CEO Matthew Kane (Precision BioSciences)

In an ap­par­ent R&D about-face, Eli Lil­ly part­ners with Pre­ci­sion Bio­Sciences on genome edit­ing in a deal worth up to near­ly $2.7B

As a large multi­na­tion­al cor­po­ra­tion, Eli Lil­ly has their hands in bound­less projects, from can­cer and im­muno-on­col­o­gy to di­a­betes, pso­ri­a­sis and Crohn’s dis­ease. But Fri­day they sig­naled a shift in their R&D fo­cus to­ward genome edit­ing, leap­ing in­to a cut­ting-edge field CEO Dave Ricks had shied away from as re­cent­ly as Jan­u­ary 2019.

The big phar­ma is pony­ing up $100 mil­lion up­front to part­ner with Pre­ci­sion Bio­Sciences, fo­cus­ing ini­tial­ly on Duchenne mus­cu­lar dy­s­tro­phy and two oth­er undis­closed in vi­vo tar­gets. Lil­ly is al­so ac­quir­ing $35 mil­lion worth of the biotech’s stock, and has the op­tion to de­vel­op three ad­di­tion­al in vi­vo ther­a­pies.

By of­fer­ing up to $420 mil­lion in R&D and com­mer­cial­iza­tion mile­stones per prod­uct, Lil­ly could end up pay­ing Pre­ci­sion as much as $2.655 bil­lion when all is said and done. On top of that, the biotech is el­i­gi­ble for sin­gle-dig­it to low-teen roy­al­ties on suc­cess­ful ther­a­pies.

Pre­ci­sion $DTIL in­vestors greet­ed the news warm­ly, send­ing shares up more than 12% in ear­ly trad­ing Fri­day.

“We feel like this is a strong state­ment from Lil­ly,” Pre­ci­sion CEO Matthew Kane told End­points News. “This is clear­ly a val­i­dat­ing event for the com­pa­ny, but im­por­tant­ly it un­locks the po­ten­tial for us to more ag­gres­sive­ly go af­ter some of these dis­eases.”

Derek Jantz

At the heart of the deal is Pre­ci­sion’s AR­CUS genome edit­ing plat­form, com­ing from a group of North Car­oli­na sci­en­tists — in­clud­ing CSO Derek Jantz — who claim they have a bet­ter way to ac­com­plish DNA hack­ing than the gene edit­ing pro­mot­ed by biotechs work­ing on CRISPR/Cas9 tech­nolo­gies like CRISPR Ther­a­peu­tics, In­tel­lia and Ed­i­tas.

AR­CUS deals with what’s known as the ARC nu­cle­ase, with the com­pa­ny say­ing it pro­vides a sim­pler, more ef­fec­tive way of com­plet­ing the gene edit­ing process and al­lows for low­er pro­duc­tion costs when pro­duc­tion even­tu­al­ly has to scale up. The en­zyme it­self is syn­thet­ic and comes from a hom­ing en­donu­cle­ase found in al­gae called I-CreI, with sci­en­tists re-en­gi­neer­ing its edit­ing abil­i­ties to knock in, knock out or re­pair cells as they see fit.

“We’ve spent the last 15 years get­ting good at mod­i­fy­ing this nat­ur­al en­zyme from al­gae and bend­ing it to our will, and mak­ing it have the abil­i­ty to ed­it DNA se­quences that we’re in­ter­est­ed in,” Jantz said.

He added that while Pre­ci­sion is look­ing at mul­ti­ple de­liv­ery op­tions, the biotech is “fond” of AAV tech­nol­o­gy be­cause of its long track record in the clin­ic.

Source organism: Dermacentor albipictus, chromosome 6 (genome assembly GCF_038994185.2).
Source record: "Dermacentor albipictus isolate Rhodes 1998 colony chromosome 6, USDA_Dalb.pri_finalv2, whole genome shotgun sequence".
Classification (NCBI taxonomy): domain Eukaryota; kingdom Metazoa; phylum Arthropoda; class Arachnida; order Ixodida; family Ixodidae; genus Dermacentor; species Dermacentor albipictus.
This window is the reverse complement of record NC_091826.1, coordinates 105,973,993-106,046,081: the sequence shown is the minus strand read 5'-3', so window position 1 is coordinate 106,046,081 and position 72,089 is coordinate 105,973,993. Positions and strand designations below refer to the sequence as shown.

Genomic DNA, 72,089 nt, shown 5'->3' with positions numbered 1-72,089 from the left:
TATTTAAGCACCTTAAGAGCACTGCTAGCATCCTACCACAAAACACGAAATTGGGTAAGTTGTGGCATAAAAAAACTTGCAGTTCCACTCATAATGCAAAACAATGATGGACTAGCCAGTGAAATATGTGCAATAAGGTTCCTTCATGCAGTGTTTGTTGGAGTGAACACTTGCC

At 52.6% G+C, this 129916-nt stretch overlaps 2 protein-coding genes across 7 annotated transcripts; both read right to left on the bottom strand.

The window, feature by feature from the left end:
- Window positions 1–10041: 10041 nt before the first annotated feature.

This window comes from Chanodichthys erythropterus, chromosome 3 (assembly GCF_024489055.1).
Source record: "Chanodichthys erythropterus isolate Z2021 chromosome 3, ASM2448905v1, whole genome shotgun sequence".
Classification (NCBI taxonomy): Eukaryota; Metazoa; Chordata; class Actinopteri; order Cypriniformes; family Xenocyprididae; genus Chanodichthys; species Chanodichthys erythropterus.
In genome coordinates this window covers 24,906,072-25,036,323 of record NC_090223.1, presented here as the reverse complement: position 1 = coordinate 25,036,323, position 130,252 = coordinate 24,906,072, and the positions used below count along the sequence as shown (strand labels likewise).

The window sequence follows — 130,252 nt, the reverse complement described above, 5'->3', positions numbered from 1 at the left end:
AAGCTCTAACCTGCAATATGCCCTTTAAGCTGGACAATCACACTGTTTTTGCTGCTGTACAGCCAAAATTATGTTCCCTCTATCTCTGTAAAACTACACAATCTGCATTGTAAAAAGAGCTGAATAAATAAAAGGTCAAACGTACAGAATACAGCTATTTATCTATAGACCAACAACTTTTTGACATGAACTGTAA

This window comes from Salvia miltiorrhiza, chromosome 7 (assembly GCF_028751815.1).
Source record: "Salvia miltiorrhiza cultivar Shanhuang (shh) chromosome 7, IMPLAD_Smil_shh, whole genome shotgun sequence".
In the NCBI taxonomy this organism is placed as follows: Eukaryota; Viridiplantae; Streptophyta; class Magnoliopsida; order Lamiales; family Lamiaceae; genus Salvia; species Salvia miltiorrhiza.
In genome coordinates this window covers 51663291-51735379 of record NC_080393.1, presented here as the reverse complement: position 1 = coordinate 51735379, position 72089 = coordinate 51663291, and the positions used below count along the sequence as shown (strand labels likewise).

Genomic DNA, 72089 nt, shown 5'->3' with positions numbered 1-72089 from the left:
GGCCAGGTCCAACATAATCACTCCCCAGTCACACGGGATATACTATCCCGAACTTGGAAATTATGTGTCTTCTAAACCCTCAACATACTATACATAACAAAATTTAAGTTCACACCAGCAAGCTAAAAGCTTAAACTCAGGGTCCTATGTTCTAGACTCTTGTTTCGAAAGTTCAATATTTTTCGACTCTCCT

Pre­ci­sion’s cur­rent lead pro­gram is an off-the-shelf CAR-T ther­a­py acute lym­phoblas­tic leukemia and non-Hodgkin lym­phoma, aim­ing to tar­get CD19, with Phase I da­ta ex­pect­ed no ear­li­er than the end of 2020. Such treat­ments and oth­er ex vi­vo pro­grams are not in­clud­ed in Fri­day’s part­ner­ship, how­ev­er, and Duchenne had not been one of the biotech’s pre­vi­ous pipeline tar­gets.

Kane said it’s too ear­ly to know when the DMD pro­gram could hit the clin­ic, but de­scribed the pro­gram as mov­ing “ag­gres­sive­ly.”

Dave Ricks

For Lil­ly, Ricks has stat­ed his wari­ness of gene ther­a­pies in the past, de­spite sev­er­al oth­er big com­pa­nies in­vest­ing heav­i­ly in the area. Though the col­lab­o­ra­tion doesn’t deal with the CAR-Ts Pre­ci­sion is de­vel­op­ing in­ter­nal­ly, Fri­day marks an ap­par­ent course cor­rec­tion. Lil­ly will be jump­ing in­to a high­ly com­pet­i­tive DMD field where there are al­ready mul­ti­ple pro­grams in the clin­ic, in­clud­ing those from Pfiz­er, Sol­id Bio­sciences, Ver­tex and Sarep­ta.

“Al­most every­thing I am aware of is sin­gle gene ed­it de­fects, which ul­ti­mate­ly leads you to pret­ty ul­tra-rare con­di­tions, which are not our area of in­ter­est,” Ricks told Reuters in a Jan. 2019 in­ter­view, adding lat­er, “We don’t need new ar­eas to grow.”

Kane said that while he can’t speak for Lil­ly, he not­ed that genome edit­ing is dis­tinct from “tra­di­tion­al” gene ther­a­pies.

“When we think of tra­di­tion­al gene ther­a­py if you will, even though it’s still such a new and emerg­ing field, there we’re typ­i­cal­ly in­sert­ing in or adding a gene that’s miss­ing from the body, but we’re not ac­tu­al­ly im­pact­ing the pa­tient’s genome,” Kane said. “With gene edit­ing, we ac­tu­al­ly do that. We have an op­por­tu­ni­ty to make a per­ma­nent change to the pa­tient’s genome.”

Bob Bradway, Amgen CEO (Scott Eisen/Bloomberg via Getty Images)

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